Clegg 'massively regrets' tuition fees increase

Deputy Prime Minister Nick Clegg today said he "massively regrets" being unable to deliver on his pledge to prevent university tuition fee increases.

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A survey carried out by Sainsbury's Finance found 20% of new university students have never washed their own clothes, while 14% cannot even boil an egg
science...and the results are not as pointless as that sounds
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politicsIs David Cameron trying to prove he's down with the kids?
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Dominique Alderweireld, also known as Dodo de Saumure, is the owner of a string of brothels in Belgium
newsPhilip Sweeney gets the inside track on France's trial of the year
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Cumberbatch was speaking on US television when he made the comment (Getty)
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Tom DeLonge, Travis Barker and Mark Hoppus of Blink-182 pictured in 2011.
musicBassist Mark Hoppus and drummer Travis Barker say Tom Delonge is 'disrespectful and ungrateful'
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Olivia Colman and David Tennant star in 'Broadchurch'
tvBroadchurch series 2, episode 4, review - contains spoilers
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cyclingDisgraced cycling star says people will soon forgive his actions
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Pompeii, Capri & the Bay of Naples
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Spain
Prices correct as of 23 January 2015
Woman who was sent to three Nazi death camps describes how she escaped the gas chamber

Auschwitz liberation 70th anniversary

Woman sent to three Nazi death camps describes surviving gas chamber
DSK, Dodo the Pimp, and the Carlton Hotel

The inside track on France's trial of the year

Dominique Strauss-Kahn, Dodo the Pimp, and the Carlton Hotel:
As provocative now as they ever were

Sarah Kane season

Why her plays are as provocative now as when they were written
Murder of Japanese hostage has grim echoes of a killing in Iraq 11 years ago

Murder of Japanese hostage has grim echoes of another killing

Japanese mood was against what was seen as irresponsible trips to a vicious war zone
Syria crisis: Celebrities call on David Cameron to take more refugees as one young mother tells of torture by Assad regime

Celebrities call on David Cameron to take more Syrian refugees

One young mother tells of torture by Assad regime
The enemy within: People who hear voices in their heads are being encouraged to talk back – with promising results

The enemy within

People who hear voices in their heads are being encouraged to talk back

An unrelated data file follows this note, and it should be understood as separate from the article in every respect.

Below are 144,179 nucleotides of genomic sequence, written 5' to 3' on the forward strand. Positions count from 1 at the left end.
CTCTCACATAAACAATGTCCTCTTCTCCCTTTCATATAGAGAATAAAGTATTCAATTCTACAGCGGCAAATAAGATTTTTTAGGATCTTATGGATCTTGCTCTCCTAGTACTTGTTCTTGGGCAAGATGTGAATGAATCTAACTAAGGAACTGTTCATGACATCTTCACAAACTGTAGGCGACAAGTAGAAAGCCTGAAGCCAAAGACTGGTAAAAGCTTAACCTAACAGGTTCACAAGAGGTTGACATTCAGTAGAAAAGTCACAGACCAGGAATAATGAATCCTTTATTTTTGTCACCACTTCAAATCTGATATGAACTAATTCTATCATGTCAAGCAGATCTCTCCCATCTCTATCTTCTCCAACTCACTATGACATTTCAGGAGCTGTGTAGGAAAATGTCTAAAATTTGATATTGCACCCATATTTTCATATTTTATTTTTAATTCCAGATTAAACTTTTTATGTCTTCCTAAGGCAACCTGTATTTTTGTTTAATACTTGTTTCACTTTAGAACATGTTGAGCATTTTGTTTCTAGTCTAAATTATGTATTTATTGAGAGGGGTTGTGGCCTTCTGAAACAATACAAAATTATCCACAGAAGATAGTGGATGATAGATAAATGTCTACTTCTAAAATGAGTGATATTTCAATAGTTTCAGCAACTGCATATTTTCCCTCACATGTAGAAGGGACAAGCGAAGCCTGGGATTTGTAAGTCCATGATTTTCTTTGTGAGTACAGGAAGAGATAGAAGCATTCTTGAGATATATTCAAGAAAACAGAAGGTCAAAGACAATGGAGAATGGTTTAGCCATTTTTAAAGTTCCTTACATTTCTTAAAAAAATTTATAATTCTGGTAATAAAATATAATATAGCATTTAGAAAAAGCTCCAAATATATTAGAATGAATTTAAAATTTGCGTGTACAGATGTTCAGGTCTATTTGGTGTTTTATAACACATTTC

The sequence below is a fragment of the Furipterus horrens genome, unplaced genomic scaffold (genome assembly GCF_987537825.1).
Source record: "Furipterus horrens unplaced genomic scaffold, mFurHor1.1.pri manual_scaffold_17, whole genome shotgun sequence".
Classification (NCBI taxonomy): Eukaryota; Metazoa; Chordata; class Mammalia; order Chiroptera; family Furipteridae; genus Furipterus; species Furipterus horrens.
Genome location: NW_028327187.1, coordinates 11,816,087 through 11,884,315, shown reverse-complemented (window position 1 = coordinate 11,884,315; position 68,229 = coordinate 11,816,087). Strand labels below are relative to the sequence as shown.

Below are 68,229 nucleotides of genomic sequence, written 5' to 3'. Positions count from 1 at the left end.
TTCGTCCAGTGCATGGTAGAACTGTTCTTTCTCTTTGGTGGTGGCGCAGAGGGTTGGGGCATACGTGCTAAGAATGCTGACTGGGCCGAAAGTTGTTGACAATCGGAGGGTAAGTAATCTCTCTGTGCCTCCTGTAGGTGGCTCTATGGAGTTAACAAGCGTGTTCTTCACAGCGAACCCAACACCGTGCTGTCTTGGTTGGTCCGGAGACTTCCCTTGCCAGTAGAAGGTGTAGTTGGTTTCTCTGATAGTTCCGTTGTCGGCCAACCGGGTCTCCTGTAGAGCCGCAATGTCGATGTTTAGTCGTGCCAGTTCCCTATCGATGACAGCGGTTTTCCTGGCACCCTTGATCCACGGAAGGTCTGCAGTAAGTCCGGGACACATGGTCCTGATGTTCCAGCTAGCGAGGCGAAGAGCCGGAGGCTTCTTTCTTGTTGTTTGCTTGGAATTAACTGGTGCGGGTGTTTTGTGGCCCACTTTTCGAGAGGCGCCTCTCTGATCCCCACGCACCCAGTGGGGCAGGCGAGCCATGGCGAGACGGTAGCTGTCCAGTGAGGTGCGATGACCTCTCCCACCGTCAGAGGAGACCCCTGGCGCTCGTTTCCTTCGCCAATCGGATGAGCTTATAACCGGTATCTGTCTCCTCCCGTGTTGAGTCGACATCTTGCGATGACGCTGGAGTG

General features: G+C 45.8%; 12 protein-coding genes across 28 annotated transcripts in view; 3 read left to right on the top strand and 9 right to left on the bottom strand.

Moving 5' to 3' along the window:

'In Auschwitz you got used to anything'

'In Auschwitz you got used to anything'

Survivors of the Nazi concentration camp remember its horror, 70 years on
Autumn/winter menswear 2015: The uniforms that make up modern life come to the fore

Autumn/winter menswear 2015

The uniforms that make up modern life come to the fore
'I'm gay, and plan to fight military homophobia'

'I'm gay, and plan to fight military homophobia'

Army general planning to come out
Iraq invasion 2003: The bloody warnings six wise men gave to Tony Blair as he prepared to launch poorly planned campaign

What the six wise men told Tony Blair

Months before the invasion of Iraq in 2003, experts sought to warn the PM about his plans. Here, four of them recall that day
25 years of The Independent on Sunday: The stories, the writers and the changes over the last quarter of a century

25 years of The Independent on Sunday

The stories, the writers and the changes over the last quarter of a century
Homeless Veterans appeal: 'Really caring is a dangerous emotion in this kind of work'

Homeless Veterans appeal

As head of The Soldiers' Charity, Martin Rutledge has to temper compassion with realism. He tells Chris Green how his Army career prepared him
Wu-Tang Clan and The Sexual Objects offer fans a chance to own the only copies of their latest albums

Smash hit go under the hammer

It's nice to pick up a new record once in a while, but the purchasers of two latest releases can go a step further - by buying the only copy
Geeks who rocked the world: Documentary looks back at origins of the computer-games industry

The geeks who rocked the world

A new documentary looks back at origins of the computer-games industry
Belle & Sebastian interview: Stuart Murdoch reveals how the band is taking a new direction

Belle & Sebastian is taking a new direction

Twenty years ago, Belle & Sebastian was a fey indie band from Glasgow. It still is – except today, as prime mover Stuart Murdoch admits, it has a global cult following, from Hollywood to South Korea